Hit a real stride in my reading lately. Polished off Reading Lolita in Tehran two weeks ago (highly recommended, a real eye-opener about life and art under Islamic fundamentalism) and simultaneously notched Whitley Strieber’s alien-abduction opus, Communion (“A True Story”). The latter turned out to be remarkably thoughtful, more a philosophical rumination on the nature of reality than a “scare” book, per se. Then onto Jon Krakauer’s Everest mountaineering true-life adventure, Into Thin Air: so exciting that I blazed through it in 2.5 days….which meant that I absolutely had to get my mitts on a copy of his previous book, Into the Wild, wherein the author traces the fascinating travels of an idealistic natureboy who went up to Alaska to live off the land and ended up dying instead. Shorter than the Everest book, …Wild was devoured in 2 days. Being on a roll with this enjoyable stuff meant that I had to put aside the Barack Obama book because, quite frankly, it’s pretty dry/bland stuff by comparison. The current read is Alien Agenda by Jim Marrs, a thorough overview of the history of UFO phenomena. I’ve just made it past the halfway point of this 600-page opus, which is much better written and organized than most UFO/paranormal books.
Just picked up big-scaled bios of celebrity figures from that golden age (1920s-1950s) when celebrity figures seemed more interesting (to me, anyway): one about the once-powerful multimedia gossip hound, Walter Winchell, and another about the witty (and gay) British playwright, Noel Coward. Also scarfed up a massive tome on the history of the KGB as well as a thousand page behemoth about the life of Spain’s dictator Francisco Franco. The latter two I practically stole; each $2 bargains from the Half Price Books clearance shelf.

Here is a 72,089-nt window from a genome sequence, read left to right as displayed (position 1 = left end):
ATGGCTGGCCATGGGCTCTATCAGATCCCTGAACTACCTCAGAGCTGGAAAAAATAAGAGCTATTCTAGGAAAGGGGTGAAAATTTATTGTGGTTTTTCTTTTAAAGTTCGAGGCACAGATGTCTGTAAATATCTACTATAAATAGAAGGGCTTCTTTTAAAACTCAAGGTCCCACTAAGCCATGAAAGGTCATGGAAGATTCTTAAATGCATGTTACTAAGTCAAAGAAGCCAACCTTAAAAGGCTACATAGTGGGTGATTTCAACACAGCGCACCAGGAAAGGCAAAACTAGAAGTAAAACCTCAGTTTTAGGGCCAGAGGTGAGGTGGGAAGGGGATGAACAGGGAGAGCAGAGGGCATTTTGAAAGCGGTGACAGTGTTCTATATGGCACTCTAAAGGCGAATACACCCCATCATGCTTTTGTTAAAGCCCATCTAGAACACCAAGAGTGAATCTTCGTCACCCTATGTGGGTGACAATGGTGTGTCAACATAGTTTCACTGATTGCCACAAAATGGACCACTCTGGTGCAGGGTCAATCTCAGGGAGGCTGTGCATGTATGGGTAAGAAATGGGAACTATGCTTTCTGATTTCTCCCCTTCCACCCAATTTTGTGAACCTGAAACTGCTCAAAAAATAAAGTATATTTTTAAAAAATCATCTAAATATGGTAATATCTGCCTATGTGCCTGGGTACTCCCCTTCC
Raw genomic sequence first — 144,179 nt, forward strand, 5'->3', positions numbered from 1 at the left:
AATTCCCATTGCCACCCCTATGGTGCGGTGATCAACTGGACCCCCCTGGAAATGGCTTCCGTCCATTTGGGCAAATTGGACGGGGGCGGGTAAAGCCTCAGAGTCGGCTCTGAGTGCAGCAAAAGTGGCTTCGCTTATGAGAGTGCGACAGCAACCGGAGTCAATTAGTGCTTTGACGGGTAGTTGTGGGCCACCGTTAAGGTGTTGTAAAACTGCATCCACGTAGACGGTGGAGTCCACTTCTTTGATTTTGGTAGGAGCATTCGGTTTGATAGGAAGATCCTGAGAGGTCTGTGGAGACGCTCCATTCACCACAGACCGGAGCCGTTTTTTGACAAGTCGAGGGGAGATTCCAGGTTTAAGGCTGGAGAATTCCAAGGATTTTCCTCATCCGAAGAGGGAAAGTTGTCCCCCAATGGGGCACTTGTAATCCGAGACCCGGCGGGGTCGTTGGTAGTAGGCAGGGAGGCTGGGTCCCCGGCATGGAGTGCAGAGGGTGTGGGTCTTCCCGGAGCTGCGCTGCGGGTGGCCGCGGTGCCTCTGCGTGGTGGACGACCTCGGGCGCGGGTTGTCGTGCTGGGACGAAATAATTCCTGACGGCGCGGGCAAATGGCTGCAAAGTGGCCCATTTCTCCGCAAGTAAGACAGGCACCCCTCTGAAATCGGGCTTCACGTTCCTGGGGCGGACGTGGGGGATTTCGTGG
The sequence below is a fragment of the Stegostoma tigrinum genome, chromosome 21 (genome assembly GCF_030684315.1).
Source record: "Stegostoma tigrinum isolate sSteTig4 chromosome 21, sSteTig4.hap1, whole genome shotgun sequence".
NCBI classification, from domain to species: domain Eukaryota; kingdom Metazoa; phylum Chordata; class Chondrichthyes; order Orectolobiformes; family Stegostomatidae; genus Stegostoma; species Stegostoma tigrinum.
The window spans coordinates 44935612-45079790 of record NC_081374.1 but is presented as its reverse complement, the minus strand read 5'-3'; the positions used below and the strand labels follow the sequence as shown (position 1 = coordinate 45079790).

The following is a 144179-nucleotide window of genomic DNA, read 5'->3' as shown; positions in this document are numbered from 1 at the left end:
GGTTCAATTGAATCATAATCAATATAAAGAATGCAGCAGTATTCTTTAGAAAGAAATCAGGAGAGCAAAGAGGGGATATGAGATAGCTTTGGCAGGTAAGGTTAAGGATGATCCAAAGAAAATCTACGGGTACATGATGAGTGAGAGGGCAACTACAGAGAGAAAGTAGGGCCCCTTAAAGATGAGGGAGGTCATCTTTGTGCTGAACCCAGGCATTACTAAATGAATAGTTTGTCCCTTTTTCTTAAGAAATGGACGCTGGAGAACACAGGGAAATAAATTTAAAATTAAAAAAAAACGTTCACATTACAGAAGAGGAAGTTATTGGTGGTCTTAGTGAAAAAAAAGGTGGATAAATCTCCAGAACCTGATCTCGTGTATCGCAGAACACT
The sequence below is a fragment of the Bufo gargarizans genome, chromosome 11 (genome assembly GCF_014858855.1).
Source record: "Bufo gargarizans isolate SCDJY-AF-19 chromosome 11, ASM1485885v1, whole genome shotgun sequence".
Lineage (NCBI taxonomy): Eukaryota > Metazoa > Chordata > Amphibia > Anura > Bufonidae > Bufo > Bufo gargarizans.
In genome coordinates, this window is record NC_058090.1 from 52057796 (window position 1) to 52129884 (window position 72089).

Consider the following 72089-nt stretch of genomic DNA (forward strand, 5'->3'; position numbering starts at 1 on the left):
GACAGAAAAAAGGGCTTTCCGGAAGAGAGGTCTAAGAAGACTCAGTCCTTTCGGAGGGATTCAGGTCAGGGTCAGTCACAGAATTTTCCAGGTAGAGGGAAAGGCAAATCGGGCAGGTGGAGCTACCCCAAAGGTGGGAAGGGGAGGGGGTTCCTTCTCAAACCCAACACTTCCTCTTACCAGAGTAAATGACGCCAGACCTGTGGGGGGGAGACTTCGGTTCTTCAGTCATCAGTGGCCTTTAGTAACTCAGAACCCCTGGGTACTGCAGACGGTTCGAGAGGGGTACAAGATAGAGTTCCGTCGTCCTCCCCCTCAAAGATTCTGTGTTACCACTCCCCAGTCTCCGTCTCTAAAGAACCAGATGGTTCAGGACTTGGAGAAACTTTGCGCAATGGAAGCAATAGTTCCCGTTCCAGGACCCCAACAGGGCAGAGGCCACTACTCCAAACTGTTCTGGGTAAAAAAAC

Recommended listen at the moment is “Gilberto With Turrentine” (1971), which you can scarf up from Loronix.
Recommended double feature of the moment (with a locomotive theme) on DVD is Runaway Train (1985) (with Jon Voight and Eric Roberts, Oscar-nomed for possibly two of the worst leading performances in movie history, yet done with such brio/elan/gusto that one is tempted to call their histrionics “expressionistic”—so bad they’re great) and Emperor of the North (1973) starring Lee Marvin and Ernest Borgnine. The latter was originally titled Emperor of the North Pole, for no good reason, since it takes place in the lower 48—nowhere near the pole. Beware of its cheesy made-for-TV-style music score by Frank De Vol—which really hurts an otherwise good flick. Both films pit law-breaking anti-heroes against Captain Ahab-type-obsessed authority figures (a brutal warden in Runaway and a brutal train captain in Emperor).
Runaway Train overcomes some of its squirrelly “periodisms” (the shoddy farcical stuff in the railroad control room is the very essence of ’80s Golan-Globus cheese) and ends up being a masterpiece. The shots of the doomed train hurtling through the stark white landscape are mesmerizing. Favorite among the cast of eccentrics is Jordan (“Signal Maintainer 40 Here!”) who relishes with glee the prospect of a train disaster adding some excitement to his boring life of snowbound isolation. Rebecca DeMornay shed her Risky Business hottiness here for a somewhat shockingly plain tomboyishness akin to Pippi Longstocking after a bout of mud wrestling. There’s so much here to enjoy.
And you’ll hardly find any film with a better ending…